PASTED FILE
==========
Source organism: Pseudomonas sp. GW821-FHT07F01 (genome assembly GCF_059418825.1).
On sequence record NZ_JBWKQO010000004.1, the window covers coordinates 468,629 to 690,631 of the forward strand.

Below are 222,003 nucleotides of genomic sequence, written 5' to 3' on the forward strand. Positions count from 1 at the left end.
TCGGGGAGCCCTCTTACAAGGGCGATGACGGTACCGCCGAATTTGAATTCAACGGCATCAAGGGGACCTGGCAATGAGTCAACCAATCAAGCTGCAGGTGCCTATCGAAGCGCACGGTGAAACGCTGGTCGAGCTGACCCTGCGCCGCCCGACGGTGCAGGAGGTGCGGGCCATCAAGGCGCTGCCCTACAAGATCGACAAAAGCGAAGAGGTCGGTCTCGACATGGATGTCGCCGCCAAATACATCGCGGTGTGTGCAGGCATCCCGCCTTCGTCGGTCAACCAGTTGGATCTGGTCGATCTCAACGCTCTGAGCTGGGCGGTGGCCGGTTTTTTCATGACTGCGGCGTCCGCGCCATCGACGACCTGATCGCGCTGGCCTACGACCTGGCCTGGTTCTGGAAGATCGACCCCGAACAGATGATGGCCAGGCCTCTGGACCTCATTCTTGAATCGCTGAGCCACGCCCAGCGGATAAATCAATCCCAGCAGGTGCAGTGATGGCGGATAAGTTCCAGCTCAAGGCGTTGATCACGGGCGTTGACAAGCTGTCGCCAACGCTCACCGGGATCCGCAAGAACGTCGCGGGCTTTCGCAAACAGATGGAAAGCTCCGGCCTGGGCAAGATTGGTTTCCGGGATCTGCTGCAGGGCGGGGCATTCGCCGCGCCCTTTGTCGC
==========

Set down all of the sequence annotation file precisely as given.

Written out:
Source organism: Pseudomonas sp. GW821-FHT07F01 (genome assembly GCF_059418825.1).
On sequence record NZ_JBWKQO010000004.1, the window covers coordinates 468,629 to 690,631 of the forward strand.

Below are 222,003 nucleotides of genomic sequence, written 5' to 3' on the forward strand. Positions count from 1 at the left end.
TCGGGGAGCCCTCTTACAAGGGCGATGACGGTACCGCCGAATTTGAATTCAACGGCATCAAGGGGACCTGGCAATGAGTCAACCAATCAAGCTGCAGGTGCCTATCGAAGCGCACGGTGAAACGCTGGTCGAGCTGACCCTGCGCCGCCCGACGGTGCAGGAGGTGCGGGCCATCAAGGCGCTGCCCTACAAGATCGACAAAAGCGAAGAGGTCGGTCTCGACATGGATGTCGCCGCCAAATACATCGCGGTGTGTGCAGGCATCCCGCCTTCGTCGGTCAACCAGTTGGATCTGGTCGATCTCAACGCTCTGAGCTGGGCGGTGGCCGGTTTTTTCATGACTGCGGCGTCCGCGCCATCGACGACCTGATCGCGCTGGCCTACGACCTGGCCTGGTTCTGGAAGATCGACCCCGAACAGATGATGGCCAGGCCTCTGGACCTCATTCTTGAATCGCTGAGCCACGCCCAGCGGATAAATCAATCCCAGCAGGTGCAGTGATGGCGGATAAGTTCCAGCTCAAGGCGTTGATCACGGGCGTTGACAAGCTGTCGCCAACGCTCACCGGGATCCGCAAGAACGTCGCGGGCTTTCGCAAACAGATGGAAAGCTCCGGCCTGGGCAAGATTGGTTTCCGGGATCTGCTGCAGGGCGGGGCATTCGCCGCGCCCTTTGTCGC